Not enough ‘guys wearing suits’ in Lan Kwai Fong any more, says owner of bar that’s closing after 13 years in nightlife hub
Hong Kong Brew House’s J. R. Robertson says bars and restaurants opening in Kennedy Town, Sai Ying Pun and Repulse Bay have drawn business away from Central, and new California Tower hasn’t had the desired effect
Across from the glitzy California Tower is Hong Kong Brew House, the sign’s font a reminder of North American Chinese restaurants serving chow mein and egg foo young. Inside on the walls are funny quotes and colonial pictures, while tables have baskets of shelled peanuts.
While the bar has stood its ground for the past 13 years in Lan Kwai Fong, its lease on life is running out and will close its doors for the final time on June 18.
Owner J. R. Robertson of El Grande Concepts promises a big party the last two days in business, though he says closing Hong Kong Brew House “breaks my heart”.
He’s been in the food and beverage industry in Hong Kong since 1990, when he opened Grappa’s in Pacific Place. He has seen food trends come and go, but says he’s proud El Grande’s stable of restaurants and bars have consistently served Italian and American fare of high quality.
His friend and Lan Kwai Fong landlord Allan Zeman had hinted that perhaps it was time to catch up with the times with a swanky, high-end cocktail bar, but Robertson says: “I’m not a hot cocktail bar operator. We still think we make great burgers, steaks and nachos and have lower prices than anyone else on this strip [Lan Kwai Fong].”
Hong Kong Brew House was one of the first bars in the city to offer craft beers, with a list of over 80 from the UK, Italy, Mexico, the United States, and Germany, and Robertson boasts his bars are probably the only ones in Hong Kong whose menus have a section called “Boring Beers” if customers want to have a Budweiser, Carlsberg or Blue Girl.
Originally the bar occupied part of the premises that now house Hard Rock Café, moving to its current two-storey premises six years ago. The intention was to have live music acts and live stand-up comedy shows on the basement floor and catch the clubbing crowd with a happy hour drink beforehand, but in the last few years the bar’s customers seem to have gone elsewhere.
“Once we moved we never had the same business,” says Robertson, who observes things worsened when the Occupy protests erupted in the autumn of 2014. “It shouldn’t have affected Lan Kwai Fong, but the taxi guys didn’t want to drive up here because of the road closures, so when the MTR wasn’t running, it was hard for people to get home. Since that time business got worse in the beginning of 2015.”
El Grande’s area manager, Jun Cruz, said they had hoped high-end clubs would come into the area, particularly the new tower, and waited over two years for the building to go up, only to find business there is struggling too.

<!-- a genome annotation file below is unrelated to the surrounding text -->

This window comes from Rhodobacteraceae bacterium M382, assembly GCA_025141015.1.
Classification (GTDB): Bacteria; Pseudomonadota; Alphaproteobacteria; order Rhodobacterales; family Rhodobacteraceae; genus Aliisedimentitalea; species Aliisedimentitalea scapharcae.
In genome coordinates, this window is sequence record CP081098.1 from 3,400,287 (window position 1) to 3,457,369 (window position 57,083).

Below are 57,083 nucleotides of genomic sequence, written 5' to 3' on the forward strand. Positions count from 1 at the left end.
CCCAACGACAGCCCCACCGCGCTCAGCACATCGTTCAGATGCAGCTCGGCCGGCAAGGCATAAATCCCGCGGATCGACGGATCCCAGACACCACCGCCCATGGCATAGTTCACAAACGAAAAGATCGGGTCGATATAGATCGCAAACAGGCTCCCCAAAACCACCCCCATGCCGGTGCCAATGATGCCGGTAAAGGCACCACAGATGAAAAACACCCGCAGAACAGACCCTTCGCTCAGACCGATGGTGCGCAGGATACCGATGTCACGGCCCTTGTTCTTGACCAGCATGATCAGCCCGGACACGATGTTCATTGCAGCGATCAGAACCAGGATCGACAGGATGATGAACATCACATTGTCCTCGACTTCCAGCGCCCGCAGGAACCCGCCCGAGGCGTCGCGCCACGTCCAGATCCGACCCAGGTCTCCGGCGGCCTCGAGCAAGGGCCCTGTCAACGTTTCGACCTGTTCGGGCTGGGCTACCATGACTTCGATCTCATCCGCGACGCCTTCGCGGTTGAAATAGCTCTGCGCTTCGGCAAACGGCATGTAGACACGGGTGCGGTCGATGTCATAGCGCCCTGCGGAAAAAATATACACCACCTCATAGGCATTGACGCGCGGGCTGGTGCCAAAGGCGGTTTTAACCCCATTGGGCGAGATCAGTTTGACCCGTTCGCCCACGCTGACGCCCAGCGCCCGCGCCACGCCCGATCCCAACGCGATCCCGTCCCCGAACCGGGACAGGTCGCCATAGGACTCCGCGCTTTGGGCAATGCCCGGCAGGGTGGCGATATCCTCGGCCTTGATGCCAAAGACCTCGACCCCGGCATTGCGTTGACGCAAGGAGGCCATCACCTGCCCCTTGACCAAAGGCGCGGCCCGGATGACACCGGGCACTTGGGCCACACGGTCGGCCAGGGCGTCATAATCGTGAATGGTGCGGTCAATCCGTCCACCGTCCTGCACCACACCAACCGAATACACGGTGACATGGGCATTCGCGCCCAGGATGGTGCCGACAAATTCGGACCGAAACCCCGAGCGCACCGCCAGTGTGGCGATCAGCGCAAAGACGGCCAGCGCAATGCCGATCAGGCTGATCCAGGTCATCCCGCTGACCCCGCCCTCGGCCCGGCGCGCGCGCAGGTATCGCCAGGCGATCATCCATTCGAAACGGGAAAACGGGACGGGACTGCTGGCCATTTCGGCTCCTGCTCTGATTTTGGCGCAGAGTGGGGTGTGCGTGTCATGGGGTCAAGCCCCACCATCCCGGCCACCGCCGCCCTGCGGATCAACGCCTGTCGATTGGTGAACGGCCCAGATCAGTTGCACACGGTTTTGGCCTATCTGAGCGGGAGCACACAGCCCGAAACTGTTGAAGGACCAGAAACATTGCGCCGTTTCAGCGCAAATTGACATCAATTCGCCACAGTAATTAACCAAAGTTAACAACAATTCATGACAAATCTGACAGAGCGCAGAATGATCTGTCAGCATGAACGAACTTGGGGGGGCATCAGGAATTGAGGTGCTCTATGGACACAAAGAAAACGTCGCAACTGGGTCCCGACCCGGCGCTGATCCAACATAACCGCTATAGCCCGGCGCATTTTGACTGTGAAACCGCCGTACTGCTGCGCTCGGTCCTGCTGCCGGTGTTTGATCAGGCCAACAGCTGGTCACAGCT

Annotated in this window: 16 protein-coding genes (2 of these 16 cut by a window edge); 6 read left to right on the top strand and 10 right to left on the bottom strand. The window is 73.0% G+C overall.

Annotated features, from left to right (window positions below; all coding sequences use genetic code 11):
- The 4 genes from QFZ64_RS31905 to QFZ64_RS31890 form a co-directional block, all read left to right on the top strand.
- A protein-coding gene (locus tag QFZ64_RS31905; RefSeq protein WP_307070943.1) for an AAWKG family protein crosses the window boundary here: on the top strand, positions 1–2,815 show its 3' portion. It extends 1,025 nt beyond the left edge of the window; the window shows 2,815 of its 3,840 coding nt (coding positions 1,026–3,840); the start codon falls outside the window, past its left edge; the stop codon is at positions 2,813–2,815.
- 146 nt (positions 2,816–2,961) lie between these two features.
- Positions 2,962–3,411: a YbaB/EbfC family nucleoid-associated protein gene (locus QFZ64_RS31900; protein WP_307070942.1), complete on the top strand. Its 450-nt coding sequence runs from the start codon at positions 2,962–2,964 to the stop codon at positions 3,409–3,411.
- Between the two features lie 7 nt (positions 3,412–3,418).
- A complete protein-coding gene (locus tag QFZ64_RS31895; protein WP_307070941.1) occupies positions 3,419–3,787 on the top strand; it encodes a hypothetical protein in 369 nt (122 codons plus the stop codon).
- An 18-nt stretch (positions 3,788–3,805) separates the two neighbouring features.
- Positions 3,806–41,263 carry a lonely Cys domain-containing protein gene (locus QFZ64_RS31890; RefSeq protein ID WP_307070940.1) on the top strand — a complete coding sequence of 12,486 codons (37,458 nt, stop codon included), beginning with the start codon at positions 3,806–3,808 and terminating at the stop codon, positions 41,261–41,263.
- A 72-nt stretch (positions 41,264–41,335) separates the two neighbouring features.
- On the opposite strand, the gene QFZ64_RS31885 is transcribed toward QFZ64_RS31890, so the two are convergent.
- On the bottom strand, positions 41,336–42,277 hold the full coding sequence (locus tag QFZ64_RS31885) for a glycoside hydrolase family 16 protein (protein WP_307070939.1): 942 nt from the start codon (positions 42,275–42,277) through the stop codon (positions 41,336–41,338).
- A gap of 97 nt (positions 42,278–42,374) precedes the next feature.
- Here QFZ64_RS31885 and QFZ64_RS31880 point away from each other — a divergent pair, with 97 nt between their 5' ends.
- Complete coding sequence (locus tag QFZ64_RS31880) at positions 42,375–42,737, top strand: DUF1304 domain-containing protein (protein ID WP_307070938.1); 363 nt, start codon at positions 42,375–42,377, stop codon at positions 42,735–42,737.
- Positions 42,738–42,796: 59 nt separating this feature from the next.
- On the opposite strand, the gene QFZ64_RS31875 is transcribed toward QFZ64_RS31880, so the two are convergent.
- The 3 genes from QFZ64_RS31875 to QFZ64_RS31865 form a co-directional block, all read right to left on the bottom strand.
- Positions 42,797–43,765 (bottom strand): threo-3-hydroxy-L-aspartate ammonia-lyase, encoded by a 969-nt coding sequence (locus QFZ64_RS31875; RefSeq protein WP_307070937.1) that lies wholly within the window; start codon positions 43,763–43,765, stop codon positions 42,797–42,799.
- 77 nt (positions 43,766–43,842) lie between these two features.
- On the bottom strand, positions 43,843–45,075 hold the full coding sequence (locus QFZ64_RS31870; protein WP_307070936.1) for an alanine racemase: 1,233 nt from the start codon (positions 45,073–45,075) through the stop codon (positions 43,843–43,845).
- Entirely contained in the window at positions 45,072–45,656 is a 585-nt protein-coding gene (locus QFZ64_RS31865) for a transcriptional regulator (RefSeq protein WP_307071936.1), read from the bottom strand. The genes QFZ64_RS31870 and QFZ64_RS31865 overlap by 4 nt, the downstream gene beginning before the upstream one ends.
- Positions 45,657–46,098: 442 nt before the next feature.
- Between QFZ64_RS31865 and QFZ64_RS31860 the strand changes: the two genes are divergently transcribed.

Another problem is people in the area buying alcohol from 7-Elevens that are undercutting the bars yet don’t need to obtain liquor licences. “People would buy a draft beer, then go out for a smoke, then go to the 7-Eleven and sneak in the beers. The next morning we’d find empty tins under the table,” says Robertson.
He also says “guys wearing suits” aren’t coming into the area any more, but are instead heading up to Wyndham Street for a drink. He says some bankers have curbed their spending while others have lost their jobs and left Hong Kong.
Not only has the mix of customers changed, he says, but Hongkongers’ choice of places to eat and drink has diversified geographically.
“On the weekends, people living in Pok Fu Lam would either go to Cyberport or Central. But now there are many places in Kennedy Town or Sai Ying Pun they can go to,” he says. Meanwhile, The Pulse in Repulse Bay has offered residents in that area a spot nearby to drink and eat instead of heading into town.
“Our business on Saturdays and Sundays went off a cliff,” Robertson says. “We only have a good lunch business Monday to Friday, and even happy hour on Fridays isn’t that busy.”
Although the restaurant and bar industry is challenging now, the seasoned entrepreneur says the severe acute respiratory syndrome epidemic in 2003 was worse. “We had six to seven restaurants at the time and they all had negative cash flow for two months,” he recalls. “We didn’t know if it would be two months or two years. That was scary. But we got over that.”
More recently El Grande encountered setbacks with Swire not renewing the leases for Pacific Place Italian restaurants Domani in 2014 and Grappa’s last year. “We had the highest sales per square foot of any place in Pacific Place,” Robertson says. “I told them, ‘You’re forcing me out for something I didn’t do’, but in the end they gave me a good rate at QRE [Grappa’s new location in Queen’s Road East].”
He insists the restaurant group has good concepts, but that business is not the same. Nevertheless, Robertson intends to keep going; El Grande just opened the Mickey B Pizza Co. in Happy Valley.
“I have no intention to retire. We’re putting everything on freeze for the next six to 12 months,” he says.
For the final two days of business, Hong Kong Brew House will offer drinks at half price, and Robertson promises “a few surprises” for the final weekend party that will start on Saturday June 17 at 8pm.
Hong Kong Brew House, G/F & Basement, 21 D’Aguilar Street, Lan Kwai Fong, Central. Tel: 2522 5559